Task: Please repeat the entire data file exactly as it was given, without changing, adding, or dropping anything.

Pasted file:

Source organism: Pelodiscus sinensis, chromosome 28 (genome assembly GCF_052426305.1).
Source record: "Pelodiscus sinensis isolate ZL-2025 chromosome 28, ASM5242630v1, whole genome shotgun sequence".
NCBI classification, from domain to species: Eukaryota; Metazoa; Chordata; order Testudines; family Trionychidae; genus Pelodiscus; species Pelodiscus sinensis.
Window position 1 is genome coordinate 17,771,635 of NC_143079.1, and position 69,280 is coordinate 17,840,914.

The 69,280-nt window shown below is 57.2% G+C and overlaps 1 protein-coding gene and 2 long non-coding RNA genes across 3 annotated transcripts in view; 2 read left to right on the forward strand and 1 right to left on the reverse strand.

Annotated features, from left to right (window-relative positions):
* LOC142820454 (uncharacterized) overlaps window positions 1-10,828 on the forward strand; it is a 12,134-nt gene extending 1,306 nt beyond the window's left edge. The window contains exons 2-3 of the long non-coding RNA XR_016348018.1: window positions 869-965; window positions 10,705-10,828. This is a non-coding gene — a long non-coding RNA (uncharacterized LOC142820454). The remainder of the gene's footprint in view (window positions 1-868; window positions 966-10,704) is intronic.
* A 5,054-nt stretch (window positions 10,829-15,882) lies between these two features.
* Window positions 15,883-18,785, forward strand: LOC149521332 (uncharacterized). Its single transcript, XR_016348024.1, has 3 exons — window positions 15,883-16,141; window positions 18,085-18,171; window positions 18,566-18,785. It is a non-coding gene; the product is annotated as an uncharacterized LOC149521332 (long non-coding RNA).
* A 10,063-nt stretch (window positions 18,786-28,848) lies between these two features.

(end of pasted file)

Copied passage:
Source organism: Pelodiscus sinensis, chromosome 28 (genome assembly GCF_052426305.1).
Source record: "Pelodiscus sinensis isolate ZL-2025 chromosome 28, ASM5242630v1, whole genome shotgun sequence".
NCBI classification, from domain to species: Eukaryota; Metazoa; Chordata; order Testudines; family Trionychidae; genus Pelodiscus; species Pelodiscus sinensis.
Window position 1 is genome coordinate 17,771,635 of NC_143079.1, and position 69,280 is coordinate 17,840,914.

The 69,280-nt window shown below is 57.2% G+C and overlaps 1 protein-coding gene and 2 long non-coding RNA genes across 3 annotated transcripts in view; 2 read left to right on the forward strand and 1 right to left on the reverse strand.

Annotated features, from left to right (window-relative positions):
* LOC142820454 (uncharacterized) overlaps window positions 1-10,828 on the forward strand; it is a 12,134-nt gene extending 1,306 nt beyond the window's left edge. The window contains exons 2-3 of the long non-coding RNA XR_016348018.1: window positions 869-965; window positions 10,705-10,828. This is a non-coding gene — a long non-coding RNA (uncharacterized LOC142820454). The remainder of the gene's footprint in view (window positions 1-868; window positions 966-10,704) is intronic.
* A 5,054-nt stretch (window positions 10,829-15,882) lies between these two features.
* Window positions 15,883-18,785, forward strand: LOC149521332 (uncharacterized). Its single transcript, XR_016348024.1, has 3 exons — window positions 15,883-16,141; window positions 18,085-18,171; window positions 18,566-18,785. It is a non-coding gene; the product is annotated as an uncharacterized LOC149521332 (long non-coding RNA).
* A 10,063-nt stretch (window positions 18,786-28,848) lies between these two features.